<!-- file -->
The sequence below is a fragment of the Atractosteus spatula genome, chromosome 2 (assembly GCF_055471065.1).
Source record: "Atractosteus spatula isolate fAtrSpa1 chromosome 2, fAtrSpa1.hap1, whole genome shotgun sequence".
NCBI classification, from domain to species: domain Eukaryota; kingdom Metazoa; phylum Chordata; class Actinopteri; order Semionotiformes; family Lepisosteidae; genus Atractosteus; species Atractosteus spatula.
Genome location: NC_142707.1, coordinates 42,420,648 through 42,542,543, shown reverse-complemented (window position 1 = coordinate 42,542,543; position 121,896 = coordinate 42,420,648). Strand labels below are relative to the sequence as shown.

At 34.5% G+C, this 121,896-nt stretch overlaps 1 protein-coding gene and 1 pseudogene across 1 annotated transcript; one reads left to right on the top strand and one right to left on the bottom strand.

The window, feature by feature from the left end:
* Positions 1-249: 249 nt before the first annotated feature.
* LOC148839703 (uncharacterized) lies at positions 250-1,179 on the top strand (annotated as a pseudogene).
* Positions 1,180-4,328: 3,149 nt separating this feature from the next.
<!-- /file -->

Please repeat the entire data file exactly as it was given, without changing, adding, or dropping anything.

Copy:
The sequence below is a fragment of the Atractosteus spatula genome, chromosome 2 (assembly GCF_055471065.1).
Source record: "Atractosteus spatula isolate fAtrSpa1 chromosome 2, fAtrSpa1.hap1, whole genome shotgun sequence".
NCBI classification, from domain to species: domain Eukaryota; kingdom Metazoa; phylum Chordata; class Actinopteri; order Semionotiformes; family Lepisosteidae; genus Atractosteus; species Atractosteus spatula.
Genome location: NC_142707.1, coordinates 42,420,648 through 42,542,543, shown reverse-complemented (window position 1 = coordinate 42,542,543; position 121,896 = coordinate 42,420,648). Strand labels below are relative to the sequence as shown.

At 34.5% G+C, this 121,896-nt stretch overlaps 1 protein-coding gene and 1 pseudogene across 1 annotated transcript; one reads left to right on the top strand and one right to left on the bottom strand.

The window, feature by feature from the left end:
* Positions 1-249: 249 nt before the first annotated feature.
* LOC148839703 (uncharacterized) lies at positions 250-1,179 on the top strand (annotated as a pseudogene).
* Positions 1,180-4,328: 3,149 nt separating this feature from the next.